Quote Of The Year

Timeless Quotes - Sadly The Late Paul Shetler - "Its not Your Health Record it's a Government Record Of Your Health Information"


H. L. Mencken - "For every complex problem there is an answer that is clear, simple, and wrong."

Saturday, April 22, 2017

Weekly Overseas Health IT Links – 22nd April, 2017.

Note: Each link is followed by a title and few paragraphs. For the full article click on the link above title of the article. Note also that full access to some links may require site registration or subscription payment.

Medical mistakes still kill 1,000 patients a day, Leapfrog says

Though new safety grades show problems persist, hundreds of hospitals are excelling at prevention based on the latest Hospital Safety Grade
April 12, 2017 02:21 PM
The Leapfrog Group on Wednesday released its Spring 2017 Hospital Safety Grade, highlighting hundreds of hospitals that are leading in preventing deadly medical errors at their facilities.
The Leapfrog Hospital Safety Grade, the first and only national healthcare rating focused on errors, accidents and infections, assigns A through F letter grades to general acute-care hospitals.
Leapfrog rated 2,639 hospitals, and 823 hospitals earned an A, 706 earned a B, 933 earned a C, and 167 earned a D.

Apple has a secret team working on the holy grail for treating diabetes

  • Apple has a secret group of biomedical engineers developing sensors to monitor blood sugar levels, sources tell CNBC
  • The initiative was initially envisioned by Steve Jobs before his death
  • If successful, the advance could help millions of diabetes patients and turn devices like the Apple Watch into a must-have
Wednesday, 12 Apr 2017 | 7:10 PM ET
Apple has hired a small team of biomedical engineers to work at a nondescript office in Palo Alto, California, miles from corporate headquarters.

They are part of a super secret initiative, initially envisioned by the late Apple co-founder Steve Jobs, to develop sensors that can noninvasively and continuously monitor blood sugar levels to better treat diabetes, according to three people familiar with the matter.

HIMSS echoes calls for HHS to delay updated EHR certification requirements

Apr 14, 2017 12:47pm
HIMSS joined calls to delay the deadline for 2015 EHR certification standards.
HIMSS is the latest organization to call on the feds to delay updated EHR certification requirements, adding to a growing list of health IT associations and provider organizations that say vendors are not ready to meet the new certification standards.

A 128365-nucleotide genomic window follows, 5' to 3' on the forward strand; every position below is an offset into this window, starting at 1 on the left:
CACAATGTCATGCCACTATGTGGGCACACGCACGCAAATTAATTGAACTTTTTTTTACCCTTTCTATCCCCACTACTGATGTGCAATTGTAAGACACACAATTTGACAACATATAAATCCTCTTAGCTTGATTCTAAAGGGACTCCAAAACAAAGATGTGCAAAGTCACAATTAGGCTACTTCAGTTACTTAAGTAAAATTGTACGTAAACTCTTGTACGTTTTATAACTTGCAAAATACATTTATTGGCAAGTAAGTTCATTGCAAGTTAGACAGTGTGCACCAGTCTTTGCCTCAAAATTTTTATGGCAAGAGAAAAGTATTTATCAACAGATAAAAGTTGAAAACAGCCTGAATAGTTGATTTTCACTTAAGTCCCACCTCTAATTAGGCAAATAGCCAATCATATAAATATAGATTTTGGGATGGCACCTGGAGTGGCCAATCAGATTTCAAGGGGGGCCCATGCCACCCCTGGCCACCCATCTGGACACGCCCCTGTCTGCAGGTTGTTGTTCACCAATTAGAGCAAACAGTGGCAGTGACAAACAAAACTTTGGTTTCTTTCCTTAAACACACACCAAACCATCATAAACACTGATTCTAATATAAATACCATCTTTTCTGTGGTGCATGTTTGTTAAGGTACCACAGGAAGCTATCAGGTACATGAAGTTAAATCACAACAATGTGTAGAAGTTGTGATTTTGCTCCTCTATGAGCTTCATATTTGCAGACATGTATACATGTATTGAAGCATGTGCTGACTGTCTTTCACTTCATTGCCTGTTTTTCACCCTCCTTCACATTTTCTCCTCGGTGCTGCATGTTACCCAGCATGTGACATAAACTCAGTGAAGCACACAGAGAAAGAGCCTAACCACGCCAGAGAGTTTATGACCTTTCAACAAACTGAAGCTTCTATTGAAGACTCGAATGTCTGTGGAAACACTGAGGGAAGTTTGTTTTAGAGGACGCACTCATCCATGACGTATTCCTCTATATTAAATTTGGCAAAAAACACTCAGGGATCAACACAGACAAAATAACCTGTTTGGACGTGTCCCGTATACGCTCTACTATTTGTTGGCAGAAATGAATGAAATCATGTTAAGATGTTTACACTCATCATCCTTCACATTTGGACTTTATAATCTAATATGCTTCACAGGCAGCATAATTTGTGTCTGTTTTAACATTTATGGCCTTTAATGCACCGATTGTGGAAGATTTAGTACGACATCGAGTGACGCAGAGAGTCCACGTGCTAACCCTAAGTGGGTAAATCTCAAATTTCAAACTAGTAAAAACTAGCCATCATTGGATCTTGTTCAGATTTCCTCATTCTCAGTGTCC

In a letter to Department of Health and Human Services Secretary Tom Price, HIMSS President and CEO Stephen Lieber and Chair of the HIMSS North America Board of Directors Michael H. Zaroukian, M.D., urged the agency to delay the 2015 Edition Health IT Certification Criteria six months to July 1, 2018.
“As of early April 2017, very few vendor products are certified to the revised 2015 Certification Criteria; this jeopardizes the requirement that health IT must be certified to the 2015 Edition for the Electronic Health Records (EHR) Incentive Programs and the Quality Payment Program (QPP),” the letter stated.

What’s on your Facebook page? Study says many new doctors post unprofessional content

Apr 13, 2017 11:04am
What’s posted on your Facebook page? It might be time for some self-editing, as a new study found that many new doctors are posting unprofessional content on the social media site.
In fact, researchers found that 40% of 201 public profiles of young urologists had posts that they described as unprofessional or had potentially objectionable content, including 13% that reflected “explicitly unprofessional behavior.” In those cases, posts included depictions of intoxication, uncensored profanity, unlawful behavior and confidential patient information, according to the study published in BJU International. What’s more, the content was self-authored in 82% of those categories.

Amazon Alexa Challenge Envisions an mHealth Care Management Tool

Amazon and Merck are challenging digital health innovators to design an mHealth care management platform that turns Amazon Alexa into a personal coach for those with type 2 diabetes.

Eric Wicklund

April 11, 2017 - Amazon and Merck are joining forces in a challenge designed to turn Alexa into an mHealth care management tool for people with type 2 diabetes.
The Alexa Diabetes Challenge offers a $125,000 prize to the mHealth innovator who can best develop a digital health platform integrated with Amazon’s digital assistant for people newly diagnosed with the chronic condition, which affects some 27.5 million people in the U.S. alone.
Digital assistants like Alexa, Google Home and Microsoft Cortana are slowly creeping up on the mHealth horizon, aided in part by a strong public relations campaign and a Tractica report that places one in more than 40 million homes by 2021. They’ve made splashy headlines this year at both the CES 2017 show in Las Vegas and the Health Information Management and Systems Society (HIMSS) conference and exhibition in Orlando.

HL7 moves FHIR closer to interoperability for precision medicine

Health Level 7 genomics co-chair points to use cases in place today that other hospitals can adopt to advance precision medicine.
April 12, 2017 08:28 AM